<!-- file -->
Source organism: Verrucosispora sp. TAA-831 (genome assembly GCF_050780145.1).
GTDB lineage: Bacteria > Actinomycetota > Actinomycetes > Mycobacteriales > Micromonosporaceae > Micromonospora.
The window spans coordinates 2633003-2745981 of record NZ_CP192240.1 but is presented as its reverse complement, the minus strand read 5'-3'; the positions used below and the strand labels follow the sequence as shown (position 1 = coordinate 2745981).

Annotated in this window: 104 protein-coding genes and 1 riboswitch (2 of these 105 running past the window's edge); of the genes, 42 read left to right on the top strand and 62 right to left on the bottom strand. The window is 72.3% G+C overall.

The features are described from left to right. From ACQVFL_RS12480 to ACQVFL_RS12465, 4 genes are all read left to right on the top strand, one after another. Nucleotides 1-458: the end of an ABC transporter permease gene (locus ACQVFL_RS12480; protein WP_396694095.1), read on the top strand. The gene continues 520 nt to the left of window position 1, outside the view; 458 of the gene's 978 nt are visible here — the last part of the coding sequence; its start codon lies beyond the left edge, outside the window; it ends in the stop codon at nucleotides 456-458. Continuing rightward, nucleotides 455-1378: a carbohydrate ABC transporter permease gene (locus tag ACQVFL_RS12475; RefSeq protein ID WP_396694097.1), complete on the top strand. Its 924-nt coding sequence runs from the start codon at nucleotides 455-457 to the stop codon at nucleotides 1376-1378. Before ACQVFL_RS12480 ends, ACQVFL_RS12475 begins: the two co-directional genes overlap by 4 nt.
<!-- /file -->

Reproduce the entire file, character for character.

Source organism: Verrucosispora sp. TAA-831 (genome assembly GCF_050780145.1).
GTDB lineage: Bacteria > Actinomycetota > Actinomycetes > Mycobacteriales > Micromonosporaceae > Micromonospora.
The window spans coordinates 2633003-2745981 of record NZ_CP192240.1 but is presented as its reverse complement, the minus strand read 5'-3'; the positions used below and the strand labels follow the sequence as shown (position 1 = coordinate 2745981).

Annotated in this window: 104 protein-coding genes and 1 riboswitch (2 of these 105 running past the window's edge); of the genes, 42 read left to right on the top strand and 62 right to left on the bottom strand. The window is 72.3% G+C overall.

The features are described from left to right. From ACQVFL_RS12480 to ACQVFL_RS12465, 4 genes are all read left to right on the top strand, one after another. Nucleotides 1-458: the end of an ABC transporter permease gene (locus ACQVFL_RS12480; protein WP_396694095.1), read on the top strand. The gene continues 520 nt to the left of window position 1, outside the view; 458 of the gene's 978 nt are visible here — the last part of the coding sequence; its start codon lies beyond the left edge, outside the window; it ends in the stop codon at nucleotides 456-458. Continuing rightward, nucleotides 455-1378: a carbohydrate ABC transporter permease gene (locus tag ACQVFL_RS12475; RefSeq protein ID WP_396694097.1), complete on the top strand. Its 924-nt coding sequence runs from the start codon at nucleotides 455-457 to the stop codon at nucleotides 1376-1378. Before ACQVFL_RS12480 ends, ACQVFL_RS12475 begins: the two co-directional genes overlap by 4 nt.